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Hey Dems! Don't 'Sell Reconciliation' -- Just Push Good Policies
Pelosi Makes The Case For Reconciliation And Reforming Senate Rules
In an interview with Roll Call, House Speaker Nancy Pelosi made the case for reforming the Senate rules and using reconciliation.
"A constitutional majority is 51 votes," Pelosi said in an interview Tuesday with Roll Call. "If in fact the Republicans are going to say nothing can be done except by 60 percent, then maybe we all should be elected with 60 percent. It isn't legitimate in terms of passing legislation."
On this point, Pelosi is completely right. A 3/5 threshold in the Senate appears nowhere in the Constitution, and super-majority requirements for every action in the Senate makes a mockery of the idea of democracy. If a popularly elected majority is unable perform even the most basic functions of governing, are you even a Democracy any more?
In her interview with Roll Call, Pelosi stopped short of saying the filibuster should be done away with altogether, but she used some of her bluntest language yet to defend the use of reconciliation as something that has been used with regularity by Republican and Democratic presidents alike.
"We have set the stage for that. It's important for us to remind the American people of the inconsistency that the Republicans have in saying this is unusual. No, five times President Bush used it. ... This is what the Republicans did to pass their bills, their tax cuts for the rich," Pelosi said.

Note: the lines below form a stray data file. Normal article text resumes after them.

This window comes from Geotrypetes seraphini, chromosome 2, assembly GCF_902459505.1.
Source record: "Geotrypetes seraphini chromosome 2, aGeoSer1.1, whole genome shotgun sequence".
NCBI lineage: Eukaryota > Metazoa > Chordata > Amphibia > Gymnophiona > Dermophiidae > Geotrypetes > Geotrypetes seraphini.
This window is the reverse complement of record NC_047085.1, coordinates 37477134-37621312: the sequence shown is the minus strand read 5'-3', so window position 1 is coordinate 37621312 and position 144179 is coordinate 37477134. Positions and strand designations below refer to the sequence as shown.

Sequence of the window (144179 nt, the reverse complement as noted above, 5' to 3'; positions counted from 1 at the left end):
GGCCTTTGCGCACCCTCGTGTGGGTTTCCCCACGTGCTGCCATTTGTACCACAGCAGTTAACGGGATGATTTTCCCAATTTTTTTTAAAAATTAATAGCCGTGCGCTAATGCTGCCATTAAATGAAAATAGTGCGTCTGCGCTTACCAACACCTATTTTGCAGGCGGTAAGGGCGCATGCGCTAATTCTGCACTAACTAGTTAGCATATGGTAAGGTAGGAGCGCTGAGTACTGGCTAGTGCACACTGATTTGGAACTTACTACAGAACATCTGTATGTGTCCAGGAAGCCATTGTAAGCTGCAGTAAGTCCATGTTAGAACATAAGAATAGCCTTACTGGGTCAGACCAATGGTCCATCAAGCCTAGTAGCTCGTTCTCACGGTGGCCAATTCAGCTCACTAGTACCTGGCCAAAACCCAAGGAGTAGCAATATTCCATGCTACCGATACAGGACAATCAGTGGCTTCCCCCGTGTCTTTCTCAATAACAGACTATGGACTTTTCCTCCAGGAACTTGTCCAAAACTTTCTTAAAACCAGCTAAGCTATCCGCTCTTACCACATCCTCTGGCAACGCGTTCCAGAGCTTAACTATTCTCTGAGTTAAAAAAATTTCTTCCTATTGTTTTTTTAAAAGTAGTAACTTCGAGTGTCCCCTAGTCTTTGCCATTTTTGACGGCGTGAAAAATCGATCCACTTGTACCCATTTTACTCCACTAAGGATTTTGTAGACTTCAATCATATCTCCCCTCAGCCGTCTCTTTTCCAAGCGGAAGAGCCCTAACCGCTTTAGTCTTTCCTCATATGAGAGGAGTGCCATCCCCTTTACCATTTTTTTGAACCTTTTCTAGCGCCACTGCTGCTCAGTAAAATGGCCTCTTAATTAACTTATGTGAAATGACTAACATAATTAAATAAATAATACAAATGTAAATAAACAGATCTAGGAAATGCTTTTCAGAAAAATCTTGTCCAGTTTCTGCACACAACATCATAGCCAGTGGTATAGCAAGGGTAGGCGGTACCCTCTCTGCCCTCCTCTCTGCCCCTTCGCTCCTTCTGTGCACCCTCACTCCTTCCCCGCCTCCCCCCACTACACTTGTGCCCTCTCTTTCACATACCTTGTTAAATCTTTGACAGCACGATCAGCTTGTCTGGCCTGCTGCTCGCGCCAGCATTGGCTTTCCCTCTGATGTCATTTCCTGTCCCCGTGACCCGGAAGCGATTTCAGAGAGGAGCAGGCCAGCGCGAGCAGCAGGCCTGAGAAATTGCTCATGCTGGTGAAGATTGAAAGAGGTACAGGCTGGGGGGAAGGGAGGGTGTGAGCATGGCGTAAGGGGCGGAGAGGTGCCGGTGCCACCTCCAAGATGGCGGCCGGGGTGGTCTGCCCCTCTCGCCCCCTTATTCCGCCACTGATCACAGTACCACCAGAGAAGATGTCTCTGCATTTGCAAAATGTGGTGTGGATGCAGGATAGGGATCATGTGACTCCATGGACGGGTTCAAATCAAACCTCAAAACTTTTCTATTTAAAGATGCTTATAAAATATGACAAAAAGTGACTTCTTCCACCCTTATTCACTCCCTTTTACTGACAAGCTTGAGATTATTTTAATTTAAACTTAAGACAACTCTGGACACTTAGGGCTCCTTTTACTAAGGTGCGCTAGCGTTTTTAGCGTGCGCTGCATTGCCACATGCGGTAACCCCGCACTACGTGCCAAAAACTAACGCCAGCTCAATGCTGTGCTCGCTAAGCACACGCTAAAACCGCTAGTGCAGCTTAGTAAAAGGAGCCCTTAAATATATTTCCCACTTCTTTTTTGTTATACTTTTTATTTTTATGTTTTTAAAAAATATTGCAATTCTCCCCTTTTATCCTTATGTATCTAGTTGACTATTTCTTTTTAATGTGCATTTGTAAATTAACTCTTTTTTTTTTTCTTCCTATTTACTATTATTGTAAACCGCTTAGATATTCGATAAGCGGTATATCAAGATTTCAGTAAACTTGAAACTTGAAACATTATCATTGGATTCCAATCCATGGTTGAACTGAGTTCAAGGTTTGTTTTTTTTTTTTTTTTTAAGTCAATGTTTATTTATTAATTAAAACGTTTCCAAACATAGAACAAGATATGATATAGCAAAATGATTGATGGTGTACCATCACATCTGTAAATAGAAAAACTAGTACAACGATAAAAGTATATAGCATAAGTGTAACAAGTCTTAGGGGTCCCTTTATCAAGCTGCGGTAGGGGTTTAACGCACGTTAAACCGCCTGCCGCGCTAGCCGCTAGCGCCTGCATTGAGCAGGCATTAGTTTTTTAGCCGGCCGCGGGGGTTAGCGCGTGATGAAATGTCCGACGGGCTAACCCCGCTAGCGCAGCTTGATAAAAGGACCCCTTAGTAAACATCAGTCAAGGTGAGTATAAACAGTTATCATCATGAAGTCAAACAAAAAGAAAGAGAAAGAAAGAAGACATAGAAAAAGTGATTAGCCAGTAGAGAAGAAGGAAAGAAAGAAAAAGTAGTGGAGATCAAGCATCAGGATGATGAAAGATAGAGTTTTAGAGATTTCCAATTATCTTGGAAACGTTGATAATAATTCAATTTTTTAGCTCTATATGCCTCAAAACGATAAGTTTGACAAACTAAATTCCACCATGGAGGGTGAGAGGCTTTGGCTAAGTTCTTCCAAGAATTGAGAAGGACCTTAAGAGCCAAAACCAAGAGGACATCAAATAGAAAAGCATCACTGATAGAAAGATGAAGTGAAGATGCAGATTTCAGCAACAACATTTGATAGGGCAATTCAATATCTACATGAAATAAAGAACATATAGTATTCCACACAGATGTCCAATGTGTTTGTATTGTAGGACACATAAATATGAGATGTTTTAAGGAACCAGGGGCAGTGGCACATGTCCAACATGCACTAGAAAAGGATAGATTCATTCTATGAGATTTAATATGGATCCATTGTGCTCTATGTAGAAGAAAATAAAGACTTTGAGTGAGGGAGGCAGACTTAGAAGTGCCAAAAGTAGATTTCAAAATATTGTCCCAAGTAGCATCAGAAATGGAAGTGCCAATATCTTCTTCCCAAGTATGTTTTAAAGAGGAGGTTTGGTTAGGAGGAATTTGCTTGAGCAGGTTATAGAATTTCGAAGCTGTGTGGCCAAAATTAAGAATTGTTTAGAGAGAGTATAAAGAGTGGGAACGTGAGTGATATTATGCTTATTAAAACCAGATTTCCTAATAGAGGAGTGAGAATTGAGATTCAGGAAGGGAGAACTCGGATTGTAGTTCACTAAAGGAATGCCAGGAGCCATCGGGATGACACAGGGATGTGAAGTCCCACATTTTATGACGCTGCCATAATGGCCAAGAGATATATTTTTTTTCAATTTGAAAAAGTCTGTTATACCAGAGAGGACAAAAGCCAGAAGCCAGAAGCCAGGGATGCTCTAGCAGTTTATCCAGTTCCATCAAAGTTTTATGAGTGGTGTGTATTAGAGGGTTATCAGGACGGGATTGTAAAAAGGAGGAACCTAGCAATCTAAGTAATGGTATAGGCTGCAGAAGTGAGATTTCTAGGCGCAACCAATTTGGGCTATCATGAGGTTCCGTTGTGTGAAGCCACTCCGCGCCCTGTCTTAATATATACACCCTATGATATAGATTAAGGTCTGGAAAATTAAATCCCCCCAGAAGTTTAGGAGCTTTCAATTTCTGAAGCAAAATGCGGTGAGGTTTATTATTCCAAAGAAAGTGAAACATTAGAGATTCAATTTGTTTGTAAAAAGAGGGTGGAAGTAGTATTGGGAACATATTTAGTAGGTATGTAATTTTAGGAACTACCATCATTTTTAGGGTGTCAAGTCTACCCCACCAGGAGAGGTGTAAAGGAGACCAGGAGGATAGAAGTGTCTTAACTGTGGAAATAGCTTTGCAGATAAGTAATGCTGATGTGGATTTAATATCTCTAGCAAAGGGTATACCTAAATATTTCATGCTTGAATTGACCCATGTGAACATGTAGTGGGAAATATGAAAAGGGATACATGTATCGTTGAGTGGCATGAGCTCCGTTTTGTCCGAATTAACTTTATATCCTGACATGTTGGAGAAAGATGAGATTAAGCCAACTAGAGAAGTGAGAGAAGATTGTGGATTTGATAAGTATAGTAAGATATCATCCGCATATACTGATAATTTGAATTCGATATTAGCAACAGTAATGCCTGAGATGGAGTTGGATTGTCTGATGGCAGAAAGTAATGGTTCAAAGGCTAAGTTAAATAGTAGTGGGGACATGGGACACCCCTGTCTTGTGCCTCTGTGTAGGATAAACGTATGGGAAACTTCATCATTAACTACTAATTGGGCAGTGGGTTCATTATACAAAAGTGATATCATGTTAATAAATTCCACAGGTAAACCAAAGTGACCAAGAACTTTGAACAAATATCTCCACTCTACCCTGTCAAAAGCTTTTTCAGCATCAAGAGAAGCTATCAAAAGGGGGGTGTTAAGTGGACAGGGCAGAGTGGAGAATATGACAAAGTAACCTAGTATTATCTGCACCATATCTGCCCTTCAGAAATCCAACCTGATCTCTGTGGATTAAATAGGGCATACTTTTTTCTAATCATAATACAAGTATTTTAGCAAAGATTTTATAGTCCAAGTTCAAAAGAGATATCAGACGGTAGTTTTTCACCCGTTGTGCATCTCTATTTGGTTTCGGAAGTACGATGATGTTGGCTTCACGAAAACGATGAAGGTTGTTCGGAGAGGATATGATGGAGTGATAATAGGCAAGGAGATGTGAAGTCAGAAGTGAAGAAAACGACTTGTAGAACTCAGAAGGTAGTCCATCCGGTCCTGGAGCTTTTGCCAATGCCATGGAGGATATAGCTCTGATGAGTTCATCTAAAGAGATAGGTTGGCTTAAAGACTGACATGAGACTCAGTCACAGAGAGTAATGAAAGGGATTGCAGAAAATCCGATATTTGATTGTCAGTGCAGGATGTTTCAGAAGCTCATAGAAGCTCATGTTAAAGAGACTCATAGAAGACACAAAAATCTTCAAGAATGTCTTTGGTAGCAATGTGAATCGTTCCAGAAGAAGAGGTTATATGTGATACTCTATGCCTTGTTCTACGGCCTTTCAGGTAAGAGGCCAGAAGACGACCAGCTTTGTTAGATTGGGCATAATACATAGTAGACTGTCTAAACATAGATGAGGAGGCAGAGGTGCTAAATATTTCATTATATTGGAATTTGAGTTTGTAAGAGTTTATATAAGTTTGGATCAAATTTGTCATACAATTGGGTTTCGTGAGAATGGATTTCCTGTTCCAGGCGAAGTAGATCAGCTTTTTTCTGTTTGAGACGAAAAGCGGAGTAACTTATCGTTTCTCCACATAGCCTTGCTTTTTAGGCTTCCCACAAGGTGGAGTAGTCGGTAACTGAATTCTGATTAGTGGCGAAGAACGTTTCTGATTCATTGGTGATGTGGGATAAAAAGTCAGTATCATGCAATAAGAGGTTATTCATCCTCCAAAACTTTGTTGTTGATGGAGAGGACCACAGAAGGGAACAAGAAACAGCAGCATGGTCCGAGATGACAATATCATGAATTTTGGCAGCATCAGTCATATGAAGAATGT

After the loss of the Massachusetts Senate seat, it appears the only path forward for health care reform is through use of reconciliation, either with a new reconciliation bill or a reconciliation fix to the current Senate bill. If Democrats want to pass health care reform, they are going to need to follow Pelosi's lead by defending the use of reconciliation. It was a serious mistake for Democrats to spend months downplaying the option. Pointing out that Republicans have repeatedly used reconciliation is a good talking point, but explaining reconciliation to the American people is going to be difficult. Most people don't even know this 60-vote threshold even exists in the Senate.
It would seem the smarter way to sell using reconciliation is to sell what is in the reconciliation measure, and not defending the procedure by talking about its history. If it looks like Democrats are using reconciliation to add very popular ideas like a public option, Medicare buy-in, drug re-importation, eliminating the excise tax, then I don't think the American people will care about the process used to enact them. On the other hand, if Democrats try to use reconciliation to move very unpopular things, like more special deals and carve outs for special interests, it will be very bad politically for Democrats.